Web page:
Mitsubishi Outlander 2007 Review
- Mitsubishi Outlander
- Mitsubishi Outlander 2007
- Mitsubishi Outlander Reviews
- Mitsubishi Reviews
- Mitsubishi SUV Range
They've fixed the hawkish looks of the previous model, provided some decent engines to chose from and even thrown in a six-speed CVT auto for good measure.
It even comes with a lockable centre diff that gives it an edge over some competitors when it comes to going off road.
Dynamically there's no doubting new Outlander is very good.
If only Mitsu had done something more to dress up the interior, with its generic grey felt and thinly disguised hard plastic surfaces.
Our test vehicle was the base model, four cylinder five seat LS priced from $31,990.
That includes an auto and you can add in a third row of seats, but that's going to cost you another $2800.
The LS is powered by a new 2.4-litre 16-valve DOHC four-cylinder MIVEC engine, with variable valve timing.
The four cylinder engine develops 125kW of power at 6000rpm and 226Nm of torque at 4100rpm.
Fuel consumption is rated at a creditable 9.5 litres/100km, thanks to the CVT.
But in reality it used well in excess of that during testing.
For those wanting more power, there's a 3.0-litre V6 model.
The 2.4-litre four is hooked up to a new INVECSIII Sport Mode 6-speed Continuous Variable Transmission (CVT).
The continuously variable transmission incorporates six manual change points but is designed to optimise economy and perform- ance.
Outlander can be driven in two or four wheel drive depending on terrain and weather conditions.
Or you can simply leave it in auto mode which makes the decision for you.
V6 models also get electronic stability control.
The advantage of being able to select two- wheel drive is better fuel economy.
You can chose from two-wheel, four-wheel drive auto and four-wheel drive lock via a large round knob located between the front seats.
With the auto setting torque is allocated to each of the four wheels individually according to their traction on the road surface.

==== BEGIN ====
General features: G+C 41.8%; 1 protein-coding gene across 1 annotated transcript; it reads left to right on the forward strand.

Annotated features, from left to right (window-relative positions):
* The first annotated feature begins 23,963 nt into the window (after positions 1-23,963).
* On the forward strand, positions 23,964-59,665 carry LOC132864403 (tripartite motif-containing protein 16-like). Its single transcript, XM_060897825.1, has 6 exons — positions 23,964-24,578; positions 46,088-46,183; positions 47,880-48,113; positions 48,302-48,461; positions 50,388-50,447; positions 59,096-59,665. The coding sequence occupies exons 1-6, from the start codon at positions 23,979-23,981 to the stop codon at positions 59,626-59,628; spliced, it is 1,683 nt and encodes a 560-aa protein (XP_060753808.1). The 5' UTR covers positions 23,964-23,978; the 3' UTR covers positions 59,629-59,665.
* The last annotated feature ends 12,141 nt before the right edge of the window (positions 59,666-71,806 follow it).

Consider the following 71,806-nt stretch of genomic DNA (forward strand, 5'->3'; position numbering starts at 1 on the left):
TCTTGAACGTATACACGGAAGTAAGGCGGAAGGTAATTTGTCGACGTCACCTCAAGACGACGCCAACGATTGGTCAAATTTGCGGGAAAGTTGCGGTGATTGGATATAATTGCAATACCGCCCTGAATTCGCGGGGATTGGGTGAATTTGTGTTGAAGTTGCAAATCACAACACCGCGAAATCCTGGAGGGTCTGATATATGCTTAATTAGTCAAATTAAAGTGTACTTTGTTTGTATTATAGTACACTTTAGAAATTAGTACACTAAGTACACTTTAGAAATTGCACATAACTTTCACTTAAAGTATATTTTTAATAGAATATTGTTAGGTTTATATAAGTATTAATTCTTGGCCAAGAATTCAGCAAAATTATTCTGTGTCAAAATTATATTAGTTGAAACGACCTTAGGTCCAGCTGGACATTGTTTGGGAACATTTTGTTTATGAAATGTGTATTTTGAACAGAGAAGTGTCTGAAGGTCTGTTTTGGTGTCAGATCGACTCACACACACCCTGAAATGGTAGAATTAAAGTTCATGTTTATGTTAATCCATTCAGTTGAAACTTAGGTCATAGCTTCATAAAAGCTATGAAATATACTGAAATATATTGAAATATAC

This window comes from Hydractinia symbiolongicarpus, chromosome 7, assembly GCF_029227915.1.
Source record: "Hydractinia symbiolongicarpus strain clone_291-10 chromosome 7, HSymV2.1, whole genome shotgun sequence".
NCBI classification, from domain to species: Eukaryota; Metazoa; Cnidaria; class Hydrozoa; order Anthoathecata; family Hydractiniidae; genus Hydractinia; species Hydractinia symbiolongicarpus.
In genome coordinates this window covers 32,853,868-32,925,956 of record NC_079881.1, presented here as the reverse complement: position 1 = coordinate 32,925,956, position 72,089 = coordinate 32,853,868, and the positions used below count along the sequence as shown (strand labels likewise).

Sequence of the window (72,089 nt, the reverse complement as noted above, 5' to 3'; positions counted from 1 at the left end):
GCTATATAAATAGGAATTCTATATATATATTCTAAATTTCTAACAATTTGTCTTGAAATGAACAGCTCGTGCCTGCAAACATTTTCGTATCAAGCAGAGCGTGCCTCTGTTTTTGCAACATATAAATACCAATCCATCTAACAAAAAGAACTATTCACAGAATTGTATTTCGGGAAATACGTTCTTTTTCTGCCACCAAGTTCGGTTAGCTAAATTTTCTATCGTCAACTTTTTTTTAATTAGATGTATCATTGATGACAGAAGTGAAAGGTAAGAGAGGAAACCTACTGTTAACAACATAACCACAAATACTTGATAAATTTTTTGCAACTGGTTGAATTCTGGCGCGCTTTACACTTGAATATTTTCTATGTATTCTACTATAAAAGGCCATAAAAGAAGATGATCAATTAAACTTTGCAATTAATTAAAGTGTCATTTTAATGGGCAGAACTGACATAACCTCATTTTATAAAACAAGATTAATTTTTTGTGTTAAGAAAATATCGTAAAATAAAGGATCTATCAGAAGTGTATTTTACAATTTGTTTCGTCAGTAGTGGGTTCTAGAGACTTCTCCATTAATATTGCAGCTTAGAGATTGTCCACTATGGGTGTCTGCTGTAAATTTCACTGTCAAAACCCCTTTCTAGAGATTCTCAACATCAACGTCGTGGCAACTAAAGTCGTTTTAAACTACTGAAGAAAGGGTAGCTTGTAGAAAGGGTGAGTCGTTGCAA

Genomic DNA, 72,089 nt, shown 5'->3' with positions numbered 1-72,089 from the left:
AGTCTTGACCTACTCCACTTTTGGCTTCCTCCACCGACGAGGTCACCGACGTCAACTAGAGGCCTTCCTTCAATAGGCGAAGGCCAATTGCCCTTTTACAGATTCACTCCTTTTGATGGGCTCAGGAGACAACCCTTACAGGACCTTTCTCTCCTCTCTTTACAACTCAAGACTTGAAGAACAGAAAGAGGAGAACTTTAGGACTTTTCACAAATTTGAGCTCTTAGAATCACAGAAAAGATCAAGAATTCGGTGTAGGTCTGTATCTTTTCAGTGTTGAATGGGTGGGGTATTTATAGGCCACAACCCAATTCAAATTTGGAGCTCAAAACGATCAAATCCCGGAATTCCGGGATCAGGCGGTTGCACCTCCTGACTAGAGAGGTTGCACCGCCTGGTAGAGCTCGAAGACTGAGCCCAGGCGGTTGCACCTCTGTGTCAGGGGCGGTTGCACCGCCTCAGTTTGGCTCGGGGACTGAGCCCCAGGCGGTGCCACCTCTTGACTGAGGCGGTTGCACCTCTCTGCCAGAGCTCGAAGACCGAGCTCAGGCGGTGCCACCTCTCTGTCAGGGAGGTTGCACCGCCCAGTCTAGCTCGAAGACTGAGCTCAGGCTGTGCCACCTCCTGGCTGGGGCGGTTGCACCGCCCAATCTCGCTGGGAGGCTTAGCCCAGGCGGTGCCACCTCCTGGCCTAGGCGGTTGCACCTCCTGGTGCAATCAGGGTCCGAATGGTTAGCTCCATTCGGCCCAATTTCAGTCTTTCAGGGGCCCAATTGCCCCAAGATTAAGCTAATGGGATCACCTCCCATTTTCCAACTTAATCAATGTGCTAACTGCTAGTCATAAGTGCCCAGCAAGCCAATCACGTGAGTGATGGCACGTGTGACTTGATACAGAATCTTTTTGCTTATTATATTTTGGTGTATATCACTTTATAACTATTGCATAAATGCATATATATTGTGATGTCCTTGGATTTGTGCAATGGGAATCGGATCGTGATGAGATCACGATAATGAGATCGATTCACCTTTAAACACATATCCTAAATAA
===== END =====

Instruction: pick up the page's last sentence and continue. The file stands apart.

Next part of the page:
Performance from the CVT transmission is deceiving.
You don't get that surge of power near the top end of a gear that you normally get with an auto.
It's just one long zoom as the transmission continuously adjusts, giving the impression it is taking forever to change gear - there's also no drop off in performance that normally accompanies a change.
Two airbags and ABS with Electronic Brakeforce Distribution (EBD) is standard across the range.
Standard equipment includes air conditioning (with ducting to the rear compartment), power windows and mirrors, cruise control, steering wheel mounted audio controls, integrated fascia with AM/FM audio with CD, MP3 and WMA, leather-wrapped steering wheel, gearshift knob and handbrake lever, and a multi-function information display.
The 60/40 split rearseat tumble and folds automatically at the touch of switch, one for each side either side at the rear.
Too bad it doesn't return the seats to their upright position again.
Range and Specs
|LS||2.4L, ULP, CVT AUTO||$3,700 – 6,050||2007 Mitsubishi Outlander 2007 LS Pricing and Specs|
|LS (7 Seat)||2.4L, ULP, CVT AUTO||$4,100 – 6,600||2007 Mitsubishi Outlander 2007 LS (7 Seat) Pricing and Specs|
|VR||3.0L, ULP, 6 SP AUTO||$4,500 – 7,260||2007 Mitsubishi Outlander 2007 VR Pricing and Specs|
|VR (7 Seat)||3.0L, ULP, 6 SP AUTO||$4,600 – 7,370||2007 Mitsubishi Outlander 2007 VR (7 Seat) Pricing and Specs|